Consolidate the regulations governing Member office communications, including digital communications, into one easy to find place.

As discussed above, the world of constituent communication has changed rapidly and expansively in the past 20 years. While postal mail is still used by Members of Congress, particularly newer Members and representatives from “swing districts,”[201] social media and email dominate constituent communication. The contradiction between rules governing postal mail and communication through new forms of technology created challenges for Members of Congress and the franking process. Simply put, the rules that apply to postal mail are often not applicable to a post on social media.

As Brad Fitch, CEO of the Congressional Management Foundation, noted in his testimony to the Committee:

 “So, if both Congress and constituents believe in a healthy, robust engagement and it is important, Congress then must adapt to 21st century standards. The rules governing the use of the frank should be updated… these rules were designed when the printing press was the primary communications tool.”
Brad Fitch, June 5, 2019

Currently, two official sources detail social media use by Members of Congress. The Committee on House Administration defines social media accounts as “profiles, pages, channels, or any similar presence on third-party sites that allow individual or organizations to offer information about themselves to the public,” while the Members’ Congressional Handbook allows Members to “establish profiles, pages, channels or other similar presence on third-party sites ... ,” so long as Members ensure that their official position (i.e., Representative, Congressman, Congresswoman) is clearly stated in the account name.

However, the rules defining what can be posted on social media are relatively vague. The Member Handbook states that social media profiles are merely “subject to the same requirements as content on Member websites,” and “must be in compliance with Federal law and House Rules and regulations applicable to official communications and germane to the conduct of the Member’s official and representational duties.”[202] But the rules set in place for traditional mail simply do not fit with the nature of social media posts—there are limitations on space (a Tweet is limited to 280 characters), and differences in tone (social media has an added benefit of being a personal and informal mode of communication).

In addition to vague definitions, there is no clear jurisdiction for reviewing social media posts. While the Commission offers guidance on the franking privilege and constituent communications—including social media— it does not have the explicit authority to regulate digital communications. As current Communication Standards Commission Chair Rep. Susan Davis (CA-53) noted, “Right now, we are only charged with reviewing postal mail, but in practice, we review all communication.”[203] Former Commission Chair and Committee member Rep. Rodney Davis echoed this sentiment in his testimony:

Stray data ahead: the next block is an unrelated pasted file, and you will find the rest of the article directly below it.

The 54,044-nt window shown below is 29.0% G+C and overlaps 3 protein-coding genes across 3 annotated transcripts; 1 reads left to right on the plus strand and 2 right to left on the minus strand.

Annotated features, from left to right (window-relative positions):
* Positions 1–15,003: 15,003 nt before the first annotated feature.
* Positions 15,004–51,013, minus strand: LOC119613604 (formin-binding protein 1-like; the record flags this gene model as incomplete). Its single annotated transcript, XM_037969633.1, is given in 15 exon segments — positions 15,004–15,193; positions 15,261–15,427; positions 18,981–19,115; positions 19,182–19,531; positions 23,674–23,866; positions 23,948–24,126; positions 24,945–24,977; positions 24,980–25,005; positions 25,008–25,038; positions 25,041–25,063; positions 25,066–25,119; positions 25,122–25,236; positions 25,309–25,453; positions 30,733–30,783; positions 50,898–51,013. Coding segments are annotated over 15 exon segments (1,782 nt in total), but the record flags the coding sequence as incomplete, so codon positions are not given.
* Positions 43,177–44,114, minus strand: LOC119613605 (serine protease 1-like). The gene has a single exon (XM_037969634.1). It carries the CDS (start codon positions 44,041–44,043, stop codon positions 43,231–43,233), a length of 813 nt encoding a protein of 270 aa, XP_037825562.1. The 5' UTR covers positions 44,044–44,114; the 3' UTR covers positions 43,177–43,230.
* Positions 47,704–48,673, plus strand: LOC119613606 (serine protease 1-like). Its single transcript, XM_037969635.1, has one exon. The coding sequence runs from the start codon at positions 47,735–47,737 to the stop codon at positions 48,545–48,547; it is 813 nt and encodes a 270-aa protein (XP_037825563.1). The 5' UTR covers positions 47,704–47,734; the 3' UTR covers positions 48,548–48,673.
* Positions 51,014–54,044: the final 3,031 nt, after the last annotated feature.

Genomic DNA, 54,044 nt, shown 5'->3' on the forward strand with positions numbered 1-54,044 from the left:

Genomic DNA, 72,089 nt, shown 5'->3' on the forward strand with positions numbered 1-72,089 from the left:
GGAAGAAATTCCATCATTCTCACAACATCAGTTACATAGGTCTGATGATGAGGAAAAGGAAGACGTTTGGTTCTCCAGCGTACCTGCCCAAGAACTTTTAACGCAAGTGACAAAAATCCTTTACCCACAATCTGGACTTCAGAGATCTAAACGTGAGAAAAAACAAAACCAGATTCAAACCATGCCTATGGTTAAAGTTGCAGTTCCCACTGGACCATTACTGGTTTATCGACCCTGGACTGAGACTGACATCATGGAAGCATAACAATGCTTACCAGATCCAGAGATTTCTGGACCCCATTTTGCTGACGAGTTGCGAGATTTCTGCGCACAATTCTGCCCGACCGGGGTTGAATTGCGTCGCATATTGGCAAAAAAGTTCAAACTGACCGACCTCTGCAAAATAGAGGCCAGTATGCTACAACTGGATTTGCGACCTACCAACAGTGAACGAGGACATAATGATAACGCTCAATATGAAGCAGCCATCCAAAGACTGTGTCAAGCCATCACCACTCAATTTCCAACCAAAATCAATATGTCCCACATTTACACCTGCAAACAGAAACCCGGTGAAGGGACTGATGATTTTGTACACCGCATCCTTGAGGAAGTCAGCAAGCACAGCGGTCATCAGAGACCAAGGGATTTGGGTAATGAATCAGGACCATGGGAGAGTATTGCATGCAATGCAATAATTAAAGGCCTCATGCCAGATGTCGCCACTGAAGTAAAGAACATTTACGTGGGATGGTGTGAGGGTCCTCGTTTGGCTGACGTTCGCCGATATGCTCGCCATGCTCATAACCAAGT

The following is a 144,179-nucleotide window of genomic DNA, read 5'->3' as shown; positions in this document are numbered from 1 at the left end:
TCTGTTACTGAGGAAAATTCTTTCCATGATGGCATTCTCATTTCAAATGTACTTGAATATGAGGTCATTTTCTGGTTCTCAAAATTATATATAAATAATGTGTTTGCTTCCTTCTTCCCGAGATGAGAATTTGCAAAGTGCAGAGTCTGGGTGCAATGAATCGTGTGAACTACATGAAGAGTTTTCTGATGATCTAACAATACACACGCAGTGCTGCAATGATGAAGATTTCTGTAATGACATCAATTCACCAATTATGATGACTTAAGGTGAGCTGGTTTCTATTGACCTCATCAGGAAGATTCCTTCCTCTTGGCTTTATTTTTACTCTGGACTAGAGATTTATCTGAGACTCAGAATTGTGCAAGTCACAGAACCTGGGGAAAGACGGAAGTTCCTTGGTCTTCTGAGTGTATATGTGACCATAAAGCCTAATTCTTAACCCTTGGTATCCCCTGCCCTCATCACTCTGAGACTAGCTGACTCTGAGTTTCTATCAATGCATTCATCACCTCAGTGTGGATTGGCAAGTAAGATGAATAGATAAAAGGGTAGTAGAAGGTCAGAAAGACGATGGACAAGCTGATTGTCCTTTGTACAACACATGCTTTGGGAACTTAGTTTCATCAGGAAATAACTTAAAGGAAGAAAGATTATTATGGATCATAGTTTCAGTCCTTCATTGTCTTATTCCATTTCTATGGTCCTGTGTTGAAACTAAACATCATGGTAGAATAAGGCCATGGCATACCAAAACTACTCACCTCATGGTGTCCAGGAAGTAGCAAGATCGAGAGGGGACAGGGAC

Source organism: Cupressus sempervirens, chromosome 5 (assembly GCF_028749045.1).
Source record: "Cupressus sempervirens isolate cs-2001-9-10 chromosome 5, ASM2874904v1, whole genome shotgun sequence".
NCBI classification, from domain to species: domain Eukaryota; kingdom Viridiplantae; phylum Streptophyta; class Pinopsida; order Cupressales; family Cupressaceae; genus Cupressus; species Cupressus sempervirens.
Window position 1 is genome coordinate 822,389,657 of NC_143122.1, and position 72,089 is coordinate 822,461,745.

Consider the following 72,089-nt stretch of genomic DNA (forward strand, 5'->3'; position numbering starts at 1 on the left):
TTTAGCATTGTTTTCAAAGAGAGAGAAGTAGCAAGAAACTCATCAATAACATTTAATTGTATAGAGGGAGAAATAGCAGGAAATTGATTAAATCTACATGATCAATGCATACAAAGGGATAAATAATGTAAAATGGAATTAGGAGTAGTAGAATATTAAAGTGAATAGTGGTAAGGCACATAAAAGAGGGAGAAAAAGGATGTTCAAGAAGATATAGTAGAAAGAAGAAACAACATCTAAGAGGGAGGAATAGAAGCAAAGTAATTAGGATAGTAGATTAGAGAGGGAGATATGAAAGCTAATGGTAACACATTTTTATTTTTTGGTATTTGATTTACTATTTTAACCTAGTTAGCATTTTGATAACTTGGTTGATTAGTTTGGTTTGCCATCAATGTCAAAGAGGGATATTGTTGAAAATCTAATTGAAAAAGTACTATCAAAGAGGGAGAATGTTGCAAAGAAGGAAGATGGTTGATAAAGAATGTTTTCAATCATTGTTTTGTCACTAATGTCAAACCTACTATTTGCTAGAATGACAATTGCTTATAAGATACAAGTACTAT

Image 8.1: Former Communications Standards Commission Chair and Select Committee Member Rodney Davis testifies before the Select Committee, alongside current Communication Standards Commission Chair Susan Davis.

Image 8.1: Former Communications Standards Commission Chair and Select Committee Member Rodney Davis testifies before the Select Committee, alongside current Communication Standards Commission Chair Susan Davis

“Many of the rules that we follow and approvals that our teams follow have been set by precedent between staff for decades. We, as Members, ought to codify those precedents into rules and regulations so we don't have any changes when we have changes on the committee in leadership... It is hard to follow rules when they are not written down and when they are not transparent.”  
Rep. Rodney Davis, October 31, 2019

Thus, the lack of clear rules and advisory jurisdiction is confusing and frustrating to Members and adds a conflicting burden to the Commission’s review process.

The Committee recommended updating the U.S. Code to consolidate all member communications—including social media—under the jurisdiction of the Communication Standards Commission. This recommendation has fully been implemented in the House, and a new manual with updated regulations was issued to House Members in January 2020.

The bipartisan makeup of the Commission makes it an ideal body to issue social media regulations that can be accepted by both political parties regardless of minority or majority status. Giving the Commission the necessary jurisdiction over social media will allow it to establish official regulations to guide Members on their social media use. This change in jurisdiction provides Members of Congress with much-needed clarity on how to communicate with their constituents on social media and other emerging forms of technology.

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